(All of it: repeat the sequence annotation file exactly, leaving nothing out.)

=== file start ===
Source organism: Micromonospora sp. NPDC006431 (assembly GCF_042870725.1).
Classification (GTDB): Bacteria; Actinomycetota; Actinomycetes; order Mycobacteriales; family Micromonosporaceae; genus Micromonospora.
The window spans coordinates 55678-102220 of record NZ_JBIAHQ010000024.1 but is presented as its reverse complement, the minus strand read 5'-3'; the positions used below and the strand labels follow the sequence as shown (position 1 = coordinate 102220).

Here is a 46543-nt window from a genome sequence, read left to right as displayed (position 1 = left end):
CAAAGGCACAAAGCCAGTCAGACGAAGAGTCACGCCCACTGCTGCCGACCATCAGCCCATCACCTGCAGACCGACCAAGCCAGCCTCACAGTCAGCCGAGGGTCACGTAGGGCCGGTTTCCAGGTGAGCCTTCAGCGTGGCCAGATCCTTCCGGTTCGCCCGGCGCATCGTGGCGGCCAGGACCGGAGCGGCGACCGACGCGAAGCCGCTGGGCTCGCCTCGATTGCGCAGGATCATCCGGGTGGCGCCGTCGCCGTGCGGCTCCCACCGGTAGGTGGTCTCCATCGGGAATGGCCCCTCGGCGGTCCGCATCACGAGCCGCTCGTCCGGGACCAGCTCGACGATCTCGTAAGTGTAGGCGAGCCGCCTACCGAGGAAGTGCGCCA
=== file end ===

Source organism: Micromonospora sp. NPDC006431 (assembly GCF_042870725.1).
Classification (GTDB): Bacteria; Actinomycetota; Actinomycetes; order Mycobacteriales; family Micromonosporaceae; genus Micromonospora.
The window spans coordinates 55678-102220 of record NZ_JBIAHQ010000024.1 but is presented as its reverse complement, the minus strand read 5'-3'; the positions used below and the strand labels follow the sequence as shown (position 1 = coordinate 102220).

Here is a 46543-nt window from a genome sequence, read left to right as displayed (position 1 = left end):
CAAAGGCACAAAGCCAGTCAGACGAAGAGTCACGCCCACTGCTGCCGACCATCAGCCCATCACCTGCAGACCGACCAAGCCAGCCTCACAGTCAGCCGAGGGTCACGTAGGGCCGGTTTCCAGGTGAGCCTTCAGCGTGGCCAGATCCTTCCGGTTCGCCCGGCGCATCGTGGCGGCCAGGACCGGAGCGGCGACCGACGCGAAGCCGCTGGGCTCGCCTCGATTGCGCAGGATCATCCGGGTGGCGCCGTCGCCGTGCGGCTCCCACCGGTAGGTGGTCTCCATCGGGAATGGCCCCTCGGCGGTCCGCATCACGAGCCGCTCGTCCGGGACCAGCTCGACGATCTCGTAAGTGTAGGCGAGCCGCCTACCGAGGAAGTGCGCCA